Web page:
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desire for peace and the need of it were considerably diminished in Holland, and the conviction became established that at any rate open war was preferable to a false peace. The Prince and the States, who were thoroughly imbued with his spirit, could now take the lead in the negotiations, and were not driven by discouragement in the people to accept terms which they feit to be inacceptable.1 When finally they broke of f negotiations and resumed armed resistance, the majority of the nation supported them, and no further reluctance on the part of the citizens was to be feared.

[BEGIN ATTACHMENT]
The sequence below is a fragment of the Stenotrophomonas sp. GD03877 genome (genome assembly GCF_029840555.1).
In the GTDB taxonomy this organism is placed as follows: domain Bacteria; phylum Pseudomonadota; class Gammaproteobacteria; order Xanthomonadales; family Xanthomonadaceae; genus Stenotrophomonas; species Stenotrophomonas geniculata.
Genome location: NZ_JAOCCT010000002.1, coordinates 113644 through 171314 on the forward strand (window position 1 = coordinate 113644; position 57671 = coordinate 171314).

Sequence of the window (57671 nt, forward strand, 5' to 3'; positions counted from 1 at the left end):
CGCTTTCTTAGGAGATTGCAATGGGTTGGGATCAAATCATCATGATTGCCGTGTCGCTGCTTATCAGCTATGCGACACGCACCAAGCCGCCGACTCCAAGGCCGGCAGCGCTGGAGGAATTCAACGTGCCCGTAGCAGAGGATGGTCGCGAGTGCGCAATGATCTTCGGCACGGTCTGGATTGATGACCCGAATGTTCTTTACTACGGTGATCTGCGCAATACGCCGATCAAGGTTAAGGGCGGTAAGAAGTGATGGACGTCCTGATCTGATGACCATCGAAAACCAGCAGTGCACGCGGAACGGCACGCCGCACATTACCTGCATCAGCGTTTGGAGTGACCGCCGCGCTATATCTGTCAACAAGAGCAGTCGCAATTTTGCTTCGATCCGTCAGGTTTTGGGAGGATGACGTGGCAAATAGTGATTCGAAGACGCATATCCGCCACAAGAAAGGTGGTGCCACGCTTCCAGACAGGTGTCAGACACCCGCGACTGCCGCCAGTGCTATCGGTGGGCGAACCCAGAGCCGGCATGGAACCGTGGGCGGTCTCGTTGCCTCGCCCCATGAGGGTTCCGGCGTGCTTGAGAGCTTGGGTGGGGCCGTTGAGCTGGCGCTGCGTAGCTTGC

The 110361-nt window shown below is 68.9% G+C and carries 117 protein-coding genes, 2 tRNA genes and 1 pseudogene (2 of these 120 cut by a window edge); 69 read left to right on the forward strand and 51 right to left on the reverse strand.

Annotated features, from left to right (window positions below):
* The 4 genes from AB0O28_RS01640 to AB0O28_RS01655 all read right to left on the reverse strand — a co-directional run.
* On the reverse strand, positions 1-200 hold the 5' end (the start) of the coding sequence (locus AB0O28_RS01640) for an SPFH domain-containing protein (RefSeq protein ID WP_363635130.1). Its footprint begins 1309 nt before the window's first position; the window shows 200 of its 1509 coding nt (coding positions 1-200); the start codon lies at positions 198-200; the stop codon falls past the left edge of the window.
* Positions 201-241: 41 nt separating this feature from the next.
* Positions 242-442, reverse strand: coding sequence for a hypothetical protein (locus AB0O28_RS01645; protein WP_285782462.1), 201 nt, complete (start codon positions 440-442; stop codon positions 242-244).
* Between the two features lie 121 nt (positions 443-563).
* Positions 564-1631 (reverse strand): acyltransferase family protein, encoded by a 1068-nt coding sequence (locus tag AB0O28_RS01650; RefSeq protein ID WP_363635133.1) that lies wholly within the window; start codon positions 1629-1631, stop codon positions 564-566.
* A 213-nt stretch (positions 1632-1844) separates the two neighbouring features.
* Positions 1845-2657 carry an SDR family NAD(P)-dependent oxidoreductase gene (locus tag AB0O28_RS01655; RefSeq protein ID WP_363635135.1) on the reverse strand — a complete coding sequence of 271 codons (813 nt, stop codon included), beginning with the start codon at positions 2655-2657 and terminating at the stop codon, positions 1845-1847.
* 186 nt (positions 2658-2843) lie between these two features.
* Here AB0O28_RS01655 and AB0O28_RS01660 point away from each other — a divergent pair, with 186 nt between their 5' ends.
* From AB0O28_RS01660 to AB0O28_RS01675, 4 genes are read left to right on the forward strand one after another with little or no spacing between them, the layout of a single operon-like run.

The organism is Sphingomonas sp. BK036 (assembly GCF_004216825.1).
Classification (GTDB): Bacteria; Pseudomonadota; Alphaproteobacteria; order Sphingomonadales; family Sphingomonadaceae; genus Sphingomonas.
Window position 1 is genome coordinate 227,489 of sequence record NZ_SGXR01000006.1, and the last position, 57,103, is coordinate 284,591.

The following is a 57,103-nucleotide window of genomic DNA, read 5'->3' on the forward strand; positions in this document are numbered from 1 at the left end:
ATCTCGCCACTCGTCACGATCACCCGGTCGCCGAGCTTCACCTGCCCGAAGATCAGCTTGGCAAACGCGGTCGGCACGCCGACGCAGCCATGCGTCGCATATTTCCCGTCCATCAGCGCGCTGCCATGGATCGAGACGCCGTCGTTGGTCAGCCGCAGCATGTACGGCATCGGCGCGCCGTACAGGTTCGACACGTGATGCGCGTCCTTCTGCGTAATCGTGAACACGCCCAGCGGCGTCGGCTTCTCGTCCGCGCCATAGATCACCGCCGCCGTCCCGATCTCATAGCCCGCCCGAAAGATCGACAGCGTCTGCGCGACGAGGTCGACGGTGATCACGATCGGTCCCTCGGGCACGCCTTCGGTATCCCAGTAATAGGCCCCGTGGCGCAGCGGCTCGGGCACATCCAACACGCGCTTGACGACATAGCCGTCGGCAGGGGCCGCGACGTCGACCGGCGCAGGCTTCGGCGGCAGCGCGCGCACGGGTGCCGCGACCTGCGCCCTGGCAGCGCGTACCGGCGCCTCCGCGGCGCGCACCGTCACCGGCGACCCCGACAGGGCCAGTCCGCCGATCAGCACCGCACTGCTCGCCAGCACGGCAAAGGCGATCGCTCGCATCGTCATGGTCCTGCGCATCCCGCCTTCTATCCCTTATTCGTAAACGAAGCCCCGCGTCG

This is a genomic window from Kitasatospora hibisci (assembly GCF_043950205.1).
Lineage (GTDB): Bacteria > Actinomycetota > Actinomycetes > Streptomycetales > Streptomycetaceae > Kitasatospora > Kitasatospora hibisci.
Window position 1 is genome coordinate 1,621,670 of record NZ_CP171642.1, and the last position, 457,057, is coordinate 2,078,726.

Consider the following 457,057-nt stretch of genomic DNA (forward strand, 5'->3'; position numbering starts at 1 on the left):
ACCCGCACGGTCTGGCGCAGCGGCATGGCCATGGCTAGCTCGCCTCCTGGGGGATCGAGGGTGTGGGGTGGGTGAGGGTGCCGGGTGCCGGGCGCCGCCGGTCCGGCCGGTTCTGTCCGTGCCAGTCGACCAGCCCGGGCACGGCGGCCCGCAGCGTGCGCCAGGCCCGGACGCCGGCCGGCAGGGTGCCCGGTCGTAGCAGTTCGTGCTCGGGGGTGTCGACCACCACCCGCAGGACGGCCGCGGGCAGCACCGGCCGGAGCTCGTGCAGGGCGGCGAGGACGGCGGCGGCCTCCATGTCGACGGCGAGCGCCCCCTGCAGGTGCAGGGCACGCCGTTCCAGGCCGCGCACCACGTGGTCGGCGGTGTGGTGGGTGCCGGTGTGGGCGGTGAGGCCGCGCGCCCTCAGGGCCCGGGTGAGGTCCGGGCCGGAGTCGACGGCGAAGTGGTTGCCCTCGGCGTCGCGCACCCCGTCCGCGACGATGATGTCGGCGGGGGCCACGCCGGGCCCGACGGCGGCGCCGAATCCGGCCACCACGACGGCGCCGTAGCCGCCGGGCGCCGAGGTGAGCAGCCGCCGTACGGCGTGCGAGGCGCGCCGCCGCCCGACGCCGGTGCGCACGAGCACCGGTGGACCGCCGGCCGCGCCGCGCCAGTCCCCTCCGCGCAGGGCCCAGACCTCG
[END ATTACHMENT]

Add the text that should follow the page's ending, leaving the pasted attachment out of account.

Very different would the course of events have been, if the enemy had succeeded in capturing Leyden before the opening of the negotiations. In that case they would have commanded the open country as f ar as the Maas; they would have invested Delft, as they had done Leyden; the towns on the Maas would have been threatened, at least from the landward side; moreover the terrible suffering of Leyden, which had found safety only in submission to the King, would have powerfully influenced the spirit of the towns which were in daily expectation of a similar fate and were offered the same means of escape. Would it have then been possible to refuse the seductive promises of a victorious enemy? In the midst of such